Bristol Township has for decades been one of Bucks County's most troubled places, home to racial tensions, a struggling economy, and corruption investigations.
History apparently is repeating itself.
In a dispute that recalls past power struggles between local officials and police, Bristol Township's manager is in a bitter feud with the cops and the county's chief law enforcement officer.
It began last year as an investigation by Township Manager William McCauley into what he called a potential DUI cover-up by police. But it has morphed into a full-on war of words with county District Attorney David Heckler.
Last month, for example, McCauley filed an unusual legal document that took direct shots at Heckler's integrity.
In response, Heckler compared McCauley, in an interview, to a horse's rear end. And the head of the township's police union - which recently sued McCauley over his authority to hire and fire police leadership - said the beef has only weakened their relationship.
A Bucks County judge is considering McCauley's request to quash a grand jury report that was released six months ago by Heckler and was searingly critical of McCauley.
Legal experts say there is no precedent for quashing a document that is already public, and they doubt that McCauley's efforts will provide him absolution.
But McCauley is steadfast in his belief that Heckler's report was wrong, and is mounting his case using taxpayer dollars, saying his manager's contract entitles him to a legal defense.
Bristol Township, a hardscrabble community of 55,000 residents, has a long history of strife.
In the 1980s, township officials suspended Police Chief John Tegzes after the arrest of two township commissioners; one for allegedly accepting a bribe, the other for allegedly falsifying campaign finance reports.
The courts had to reinstate Tegzes twice. He eventually got $225,000 in damages.
The state has also investigated the school district twice, once after race riots in the 1970s and again in the mid-2000s after police brought in dogs to stop an anticipated fight between black and white students.
A former mayor, Anthony Cipullo, was jailed in the 1990s for accepting kickbacks to influence bids on a township insurance policy.
In the 2000s, a former township manager, Suzanne Newsome, doctored her contract to get $14,000 in unused sick time. One council member, Kevin Gilroy, stole $25,000 from the local Democratic Party. Another, Karen Lipsack, got house arrest for threatening another council member.
The current dispute revolves largely around a grand jury report that was released in February, following allegations by McCauley that police had covered up an off-duty colleague's DUI.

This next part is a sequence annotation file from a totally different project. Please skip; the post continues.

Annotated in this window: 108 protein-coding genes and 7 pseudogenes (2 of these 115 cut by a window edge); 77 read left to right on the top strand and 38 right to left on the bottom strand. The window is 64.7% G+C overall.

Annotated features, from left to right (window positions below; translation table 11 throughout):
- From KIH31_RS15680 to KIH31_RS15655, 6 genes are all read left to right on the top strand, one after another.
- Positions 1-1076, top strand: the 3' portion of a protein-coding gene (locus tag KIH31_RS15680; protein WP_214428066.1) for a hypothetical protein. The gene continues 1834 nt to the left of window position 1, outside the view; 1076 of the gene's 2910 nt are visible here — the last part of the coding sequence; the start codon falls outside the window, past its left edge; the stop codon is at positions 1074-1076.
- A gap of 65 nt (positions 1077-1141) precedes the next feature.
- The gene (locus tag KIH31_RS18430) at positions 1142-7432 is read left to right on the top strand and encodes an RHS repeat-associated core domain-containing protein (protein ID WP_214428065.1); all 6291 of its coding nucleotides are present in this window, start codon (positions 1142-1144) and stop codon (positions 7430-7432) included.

The officer in question, Kevin Burns, crashed his truck into a parked car after a night of drinking. A beer can fell out of the truck. But the responding officers allowed Burns to get a ride home from a friend without undergoing a field sobriety test.
McCauley hired an outside attorney to investigate. But Heckler subsequently ordered McCauley to stand aside, saying he was not qualified to probe the incident on his own.
The resulting grand jury report found no fault among the police officers but ripped into McCauley.
"If William McCauley is able to make allegations of police misconduct without having a shred of evidence to support his false claims, he lacks that fundamental integrity necessary to serve as township manager," the report said.
In last month's filing, McCauley claims the report went beyond the investigation's scope, with the District Attorney's Office influencing its conclusions to protect fellow law enforcers.
McCauley also alleged that two county detectives may have violated grand jury secrecy rules by interacting with jurors during deliberations.
"The grand jury report is riddled with emotionally charged language and pejoratives which demonstrate the hostility of the jurors toward Mr. McCauley," McCauley's filing said. "Hostility does not spring from the air; like hate, it needs to be taught."
Heckler denied McCauley's claims.
The state's grand jury statute doesn't provide for any procedures to quash a public grand jury report as McCauley desires, said Judith Ritter, a professor at Widener University's Delaware School of Law.
And even if it did, she said, it might never afford him a fully clean slate.
"A problem here is that it's been part of the public record for a long time," she said. "It's not as though quashing it would have no value, but obviously less value."